Should I Pay a Financial Adviser an Assets Under Management Fee?

Investors want ‘clear and understandable’ fees when it comes to their financial advisers, and while the AUM fee model can make sense, it’s not conflict-free.

A financial adviser and a couple sit at a table looking at paperwork.
(Image credit: Getty Images)

People don’t pay a personal trainer more as they grow stronger. So, does it make sense to pay your financial adviser more as your investments grow?

That’s what investors are asking as they consider alternatives to the assets under management (AUM) fee a lot of financial advisers charge. The AUM fee model bills clients an annual ongoing fee for financial advisory services based on a percentage of the total amount of assets the adviser manages for the client. It can make sense for investors with a sizable amount of investable assets who want an adviser to manage and grow their portfolio.

Unfortunately, an adviser's value for that fee isn’t always clearly understood, and that’s a deal breaker for many financial consumers at the outset of the relationship.

Subscribe to Kiplinger’s Personal Finance

Be a smarter, better informed investor.

Save up to 74%

Sign up for Kiplinger’s Free E-Newsletters

Profit and prosper with the best of expert advice on investing, taxes, retirement, personal finance and more - straight to your e-mail.

Profit and prosper with the best of expert advice - straight to your e-mail.

Sign up

Consider that the majority of individual investors (60%) say “clear and understandable” fees rank as the highest priority when choosing financial institutions to work with, according to a recent poll by the research firm Hearts & Wallets. That answer topped other survey options, including “explains things in understandable terms” (56%), “is unbiased, puts my interests first” (54%) and “has made me money” (52%).

While the fee-only model puts advisers on the same side of the table as their clients, and the fiduciary standard requires registered investment advisers to legally act in their clients’ best interest, the AUM arrangement is not completely conflict-free. The key is to understand how fee-only advisers operate and the conflicts that can arise with the AUM model and to look at other options that may be available.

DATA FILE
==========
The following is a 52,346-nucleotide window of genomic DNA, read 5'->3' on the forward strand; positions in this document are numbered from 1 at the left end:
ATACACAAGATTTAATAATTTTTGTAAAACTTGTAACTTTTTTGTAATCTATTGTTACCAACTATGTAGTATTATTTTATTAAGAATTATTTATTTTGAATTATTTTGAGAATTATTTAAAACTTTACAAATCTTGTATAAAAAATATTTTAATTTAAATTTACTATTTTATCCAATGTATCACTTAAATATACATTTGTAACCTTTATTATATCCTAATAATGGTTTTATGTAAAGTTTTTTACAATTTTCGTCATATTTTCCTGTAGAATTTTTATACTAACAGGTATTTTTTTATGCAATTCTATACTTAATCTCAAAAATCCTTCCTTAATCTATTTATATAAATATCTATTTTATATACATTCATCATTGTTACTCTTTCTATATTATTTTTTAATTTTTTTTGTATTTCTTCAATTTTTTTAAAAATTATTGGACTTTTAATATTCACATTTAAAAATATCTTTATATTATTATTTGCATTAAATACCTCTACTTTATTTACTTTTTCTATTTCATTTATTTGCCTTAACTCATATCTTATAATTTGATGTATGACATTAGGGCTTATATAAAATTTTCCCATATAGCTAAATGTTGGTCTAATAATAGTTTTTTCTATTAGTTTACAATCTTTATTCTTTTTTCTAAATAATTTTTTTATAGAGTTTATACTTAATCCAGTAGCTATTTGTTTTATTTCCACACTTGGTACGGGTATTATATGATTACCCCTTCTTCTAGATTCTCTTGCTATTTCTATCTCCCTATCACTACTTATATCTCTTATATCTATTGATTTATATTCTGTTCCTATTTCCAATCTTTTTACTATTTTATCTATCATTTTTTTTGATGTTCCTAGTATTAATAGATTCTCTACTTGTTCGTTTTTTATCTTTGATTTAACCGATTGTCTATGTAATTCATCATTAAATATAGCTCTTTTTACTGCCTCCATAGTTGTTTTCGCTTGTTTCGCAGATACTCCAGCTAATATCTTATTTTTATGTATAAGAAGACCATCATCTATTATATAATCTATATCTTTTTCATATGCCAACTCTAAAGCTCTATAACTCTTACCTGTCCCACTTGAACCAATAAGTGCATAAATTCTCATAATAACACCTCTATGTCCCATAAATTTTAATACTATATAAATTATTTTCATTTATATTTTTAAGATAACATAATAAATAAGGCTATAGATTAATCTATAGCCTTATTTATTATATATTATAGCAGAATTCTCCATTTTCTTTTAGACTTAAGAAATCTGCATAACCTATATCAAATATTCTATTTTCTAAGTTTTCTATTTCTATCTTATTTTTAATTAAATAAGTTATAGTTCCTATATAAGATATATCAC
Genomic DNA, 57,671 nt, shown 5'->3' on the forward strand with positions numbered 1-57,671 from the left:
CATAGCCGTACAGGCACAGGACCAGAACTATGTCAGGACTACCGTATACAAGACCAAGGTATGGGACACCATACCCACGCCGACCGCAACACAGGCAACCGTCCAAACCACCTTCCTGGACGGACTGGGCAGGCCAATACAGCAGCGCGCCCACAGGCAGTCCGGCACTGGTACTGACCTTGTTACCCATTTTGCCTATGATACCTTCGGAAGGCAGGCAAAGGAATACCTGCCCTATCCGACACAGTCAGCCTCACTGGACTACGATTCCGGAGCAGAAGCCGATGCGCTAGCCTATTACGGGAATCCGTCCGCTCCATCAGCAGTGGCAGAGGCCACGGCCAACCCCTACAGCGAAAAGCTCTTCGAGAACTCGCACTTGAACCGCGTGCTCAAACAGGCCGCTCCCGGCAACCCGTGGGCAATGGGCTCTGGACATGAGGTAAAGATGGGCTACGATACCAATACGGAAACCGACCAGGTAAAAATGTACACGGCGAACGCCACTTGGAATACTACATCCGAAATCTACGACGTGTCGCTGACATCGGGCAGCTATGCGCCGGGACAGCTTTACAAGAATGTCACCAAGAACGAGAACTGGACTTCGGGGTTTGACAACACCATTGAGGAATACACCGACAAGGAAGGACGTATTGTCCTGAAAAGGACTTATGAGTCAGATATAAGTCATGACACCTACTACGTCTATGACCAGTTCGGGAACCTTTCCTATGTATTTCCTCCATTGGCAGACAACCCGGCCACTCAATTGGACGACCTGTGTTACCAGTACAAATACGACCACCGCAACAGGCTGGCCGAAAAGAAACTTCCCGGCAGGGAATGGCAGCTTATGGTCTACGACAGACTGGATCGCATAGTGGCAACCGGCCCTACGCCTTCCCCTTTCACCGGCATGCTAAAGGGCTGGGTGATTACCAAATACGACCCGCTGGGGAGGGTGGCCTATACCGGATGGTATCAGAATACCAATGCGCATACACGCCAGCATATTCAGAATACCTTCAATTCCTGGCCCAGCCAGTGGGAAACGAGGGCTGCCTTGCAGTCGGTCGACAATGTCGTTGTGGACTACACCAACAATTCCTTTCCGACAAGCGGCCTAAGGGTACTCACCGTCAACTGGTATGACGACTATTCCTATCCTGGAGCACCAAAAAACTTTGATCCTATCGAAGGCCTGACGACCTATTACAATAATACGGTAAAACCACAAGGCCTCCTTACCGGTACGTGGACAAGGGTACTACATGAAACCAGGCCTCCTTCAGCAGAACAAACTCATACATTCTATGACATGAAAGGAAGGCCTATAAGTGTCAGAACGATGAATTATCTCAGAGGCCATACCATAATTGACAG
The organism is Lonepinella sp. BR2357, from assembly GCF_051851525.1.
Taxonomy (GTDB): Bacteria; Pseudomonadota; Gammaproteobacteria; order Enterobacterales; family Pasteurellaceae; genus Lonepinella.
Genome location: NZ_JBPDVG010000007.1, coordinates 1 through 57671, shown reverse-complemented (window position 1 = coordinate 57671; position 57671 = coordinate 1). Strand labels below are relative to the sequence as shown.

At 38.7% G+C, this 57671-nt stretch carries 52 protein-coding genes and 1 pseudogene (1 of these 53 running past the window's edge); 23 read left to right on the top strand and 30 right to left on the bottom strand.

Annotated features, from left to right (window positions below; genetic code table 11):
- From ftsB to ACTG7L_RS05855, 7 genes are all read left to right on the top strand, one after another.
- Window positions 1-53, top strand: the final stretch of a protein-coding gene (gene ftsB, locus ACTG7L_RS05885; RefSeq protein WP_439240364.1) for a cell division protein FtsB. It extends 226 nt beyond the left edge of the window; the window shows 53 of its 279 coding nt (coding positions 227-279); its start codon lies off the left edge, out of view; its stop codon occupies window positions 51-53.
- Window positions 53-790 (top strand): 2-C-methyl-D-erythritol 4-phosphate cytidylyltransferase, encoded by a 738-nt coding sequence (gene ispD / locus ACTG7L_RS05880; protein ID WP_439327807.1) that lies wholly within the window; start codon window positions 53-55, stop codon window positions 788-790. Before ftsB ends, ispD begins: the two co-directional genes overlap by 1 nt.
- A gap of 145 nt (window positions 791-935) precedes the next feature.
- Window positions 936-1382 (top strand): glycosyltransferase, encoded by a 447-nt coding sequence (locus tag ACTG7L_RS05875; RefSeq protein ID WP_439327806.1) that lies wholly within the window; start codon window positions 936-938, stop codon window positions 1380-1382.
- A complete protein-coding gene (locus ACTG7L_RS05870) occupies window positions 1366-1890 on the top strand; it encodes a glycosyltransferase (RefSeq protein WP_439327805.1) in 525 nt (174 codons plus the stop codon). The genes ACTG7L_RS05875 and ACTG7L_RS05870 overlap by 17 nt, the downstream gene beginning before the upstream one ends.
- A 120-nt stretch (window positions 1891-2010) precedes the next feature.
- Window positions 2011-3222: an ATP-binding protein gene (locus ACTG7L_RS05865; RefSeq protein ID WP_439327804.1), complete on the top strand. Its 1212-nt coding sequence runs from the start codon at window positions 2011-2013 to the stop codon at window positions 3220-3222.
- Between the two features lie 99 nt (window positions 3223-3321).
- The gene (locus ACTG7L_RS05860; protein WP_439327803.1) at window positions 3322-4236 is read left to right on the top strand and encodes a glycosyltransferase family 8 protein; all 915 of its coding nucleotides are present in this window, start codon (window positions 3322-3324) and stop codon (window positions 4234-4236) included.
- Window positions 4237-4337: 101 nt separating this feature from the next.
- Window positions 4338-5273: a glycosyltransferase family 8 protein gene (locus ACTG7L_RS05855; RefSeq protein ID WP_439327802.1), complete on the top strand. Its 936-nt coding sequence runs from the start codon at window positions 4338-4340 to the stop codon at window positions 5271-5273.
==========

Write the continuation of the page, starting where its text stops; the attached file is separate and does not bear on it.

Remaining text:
What to know about the fee-only model

A fee-only financial adviser receives 100% of their compensation directly from their clients. They’re paying for the adviser’s time and expertise vs. a non-fiduciary adviser, who’s in the role of sales rep and gets paid commissions or kickbacks to sell investments or annuities that they recommend. Since the fee-only adviser is working directly for their client, the fee-only model ensures that the adviser's recommendations are unbiased and solely based on the client's best interests.

That’s a major distinction that financial industry leaders recommend consumers look for. “The first question investors should ask is whether the adviser is ‘fee-only,’” says Allan Slider, founder of, a website for consumers to research and connect with vetted fee-only, fiduciary financial advisers.

How advisers get paid varies by adviser, but typically, a fee-only adviser offers comprehensive and holistic financial and tax planning along with investment management. That adviser’s likely to charge a fee that’s based on a percentage of the assets they manage, while fewer will also offer an hourly rate, a fixed fee or retainer.

The industry average for a fee-only adviser who charges an AUM fee hovers around 1%. So, if an adviser charges a 1% AUM fee and manages investments that total $500,000 for a client, the client would pay the adviser $5,000 per year for the planning and portfolio management. But that AUM fee tends to be lower when a portfolio is worth over $1 million in assets. That client will likely pay 0.75% to 9%, which totals in the range of $7,000 to 9,000 a year.

Keep in mind, that’s about half of what you’d pay all-in for an adviser employed by a brokerage firm. That’s because brokerages can charge in multiple ways, in addition to AUM fees, including sales or commission fees, trading fees and management fees. (Find out more in the article How to Spot (and Squash) Nasty Fees That Hide in Your Investments.)

In addition, investors who value a comprehensive range of financial planning and investment management services, including retirement planning, tax planning, portfolio rebalancing, college planning and estate planning, may find the AUM fee model appealing. This is because the fee is typically all-inclusive and covers a broad range of services, rather than charging separate fees for each service.

But most people don’t realize that an adviser’s AUM fees are not set in stone. Advisers will take into consideration the amount of work that goes into each client relationship. There may be wealthy investors who need very little help who will wind up paying a 0.5% AUM fee.